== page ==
- Logic dictates that spectrum prices must be cut, and cut drastically — perhaps by 30-50 per cent in various bands.There is a moral hazard in pricing spectrum too high, even assuming some of it can be sold.
The anchoring effect is a well-known decision-making trap. It is a human bias that induces people to look at the first available price information as the “anchor” fact, and final decisions are built around it. Thus, if a shopkeeper tells you upfront that the price of an item is Rs 100, and then lowers it to Rs 90, you think you have got a bargain even if the actual value is Rs 50. This is because the mind calculates the benefit from the anchor figure of Rs 100, and not any other realistic figure.
The Modi government’s auction of 5G spectrum, where it will offer over 8,600 MHz of spectrum at very high reserve prices, suffers from the anchoring effect. Despite two previous flop shows, it is again trying to price spectrum exorbitantly primarily because of what the price was the last time.
If all the spectrum on offer this time — the auction could take place in the third or fourth quarter of this fiscal year — is sold at currently touted reserve prices, the government will net nearly Rs 5.8 lakh crore. But that ain’t happening, given the parlous state of telecom finances.
While the total spectrum on offer includes many bands, the key ones that are said to be most suitable for 5G services (3,300-3,600 MHz) now carry a recommended reserve price of Rs 492 crore per Mhz. The Telecom Regulatory Authority of India (TRAI), when it made this recommendation in August last year, had suggested that this range be sold as a single band in lots of 20 MHz each, says a Mint report.
In the previous two auctions, in 2015-16 and 2016-17, only a minuscule portion of the spectrum offered was sold. In 2016, barely 12 per cent of the Rs 5.6 lakh crore spectrum on offer was sold.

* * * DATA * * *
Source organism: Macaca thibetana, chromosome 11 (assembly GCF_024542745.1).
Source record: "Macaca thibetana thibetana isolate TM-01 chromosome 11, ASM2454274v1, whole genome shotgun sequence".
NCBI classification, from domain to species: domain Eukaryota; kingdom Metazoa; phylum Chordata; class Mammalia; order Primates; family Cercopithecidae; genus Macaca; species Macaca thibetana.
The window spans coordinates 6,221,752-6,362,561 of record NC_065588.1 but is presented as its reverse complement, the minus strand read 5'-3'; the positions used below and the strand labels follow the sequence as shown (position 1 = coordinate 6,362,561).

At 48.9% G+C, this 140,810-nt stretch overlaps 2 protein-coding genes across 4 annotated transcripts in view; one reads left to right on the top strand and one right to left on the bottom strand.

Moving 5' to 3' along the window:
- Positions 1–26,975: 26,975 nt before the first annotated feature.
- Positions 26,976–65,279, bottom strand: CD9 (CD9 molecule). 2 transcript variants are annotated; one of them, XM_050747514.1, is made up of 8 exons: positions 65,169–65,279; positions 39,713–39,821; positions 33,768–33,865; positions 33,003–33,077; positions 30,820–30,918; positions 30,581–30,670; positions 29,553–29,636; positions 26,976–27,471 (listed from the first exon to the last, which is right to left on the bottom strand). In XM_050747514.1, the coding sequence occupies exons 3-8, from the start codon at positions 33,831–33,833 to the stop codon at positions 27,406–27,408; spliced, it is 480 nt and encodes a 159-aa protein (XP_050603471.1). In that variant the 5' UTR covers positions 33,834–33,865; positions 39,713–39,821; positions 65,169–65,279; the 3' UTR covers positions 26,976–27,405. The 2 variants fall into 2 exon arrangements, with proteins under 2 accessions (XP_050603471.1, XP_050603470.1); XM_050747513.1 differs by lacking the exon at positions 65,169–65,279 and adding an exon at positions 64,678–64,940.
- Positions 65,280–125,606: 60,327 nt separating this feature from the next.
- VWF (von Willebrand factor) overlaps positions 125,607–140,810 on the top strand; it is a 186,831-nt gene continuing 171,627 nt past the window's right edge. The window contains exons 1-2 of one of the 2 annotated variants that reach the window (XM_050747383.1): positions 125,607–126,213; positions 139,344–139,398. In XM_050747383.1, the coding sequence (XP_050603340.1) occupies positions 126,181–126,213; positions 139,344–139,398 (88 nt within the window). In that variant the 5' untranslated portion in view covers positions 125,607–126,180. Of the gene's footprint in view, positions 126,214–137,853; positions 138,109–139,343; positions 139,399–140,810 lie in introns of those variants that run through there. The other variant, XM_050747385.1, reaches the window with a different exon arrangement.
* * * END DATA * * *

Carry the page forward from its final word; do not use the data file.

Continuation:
The government, whose broadband-for-all vision calls for making bandwidth available at low prices in order to end the digital divide, has two contradictory aims: on the one hand, given the high fiscal deficit staring it in the face this year, it would like to maximise revenues from 5G auctions. But, if it wants to keep 5G prices affordable to the user, it cannot keep reserve prices so high.
Let’s also not forget another important market reality. In 2016, there were still seven or eight players in mobile telephony. Now there are just three, Reliance Jio, Bharti Airtel and Vodafone Idea. One has to exclude state-owned BSNL and MTNL who don’t bid at these auctions.
Of the three big players, Bharti and Jio are in some position to bid for airwaves, but Vodafone Idea’s finances are in greater trouble, and the company does not want any auction before 2020.
Put another way, there is a duopoly (Bharti and Jio) that will ensure that bids will come only at the bottom end of the spectrum reserve price, and even this spectrum will be a fraction of what is on offer. The government will be lucky if it manages to sell even a tenth of what it is offering.
Logic dictates that spectrum prices must be cut, and cut drastically — perhaps by 30-50 per cent in various bands.
There is a moral hazard in pricing spectrum too high, even assuming some of it can be sold.
First, it will make all telecom players load up again on debt, and their financial capacity to deploy the needed investments for rolling out 5G services will be weak.
Second, the bulk of the money will again have to come from the banking system, at a time when banks are still struggling to clear their previous load of bad loans, some of it due to failed telecom firms like Reliance Communications and Aircel, which are now at the bankruptcy courts.
The only way out is lower spectrum base prices, a much longer timeframe for payment of the bid prices over a 20-year cycle, easy availability of spectrum on tap at last bid prices before the next auction, and the right to lease spectrum with minimal additional cost to the lessee.
The other option is a flop show. Government may have a monopoly on spectrum, but there is now a near monopsony facing it. Both sides now have equal power to determine the price.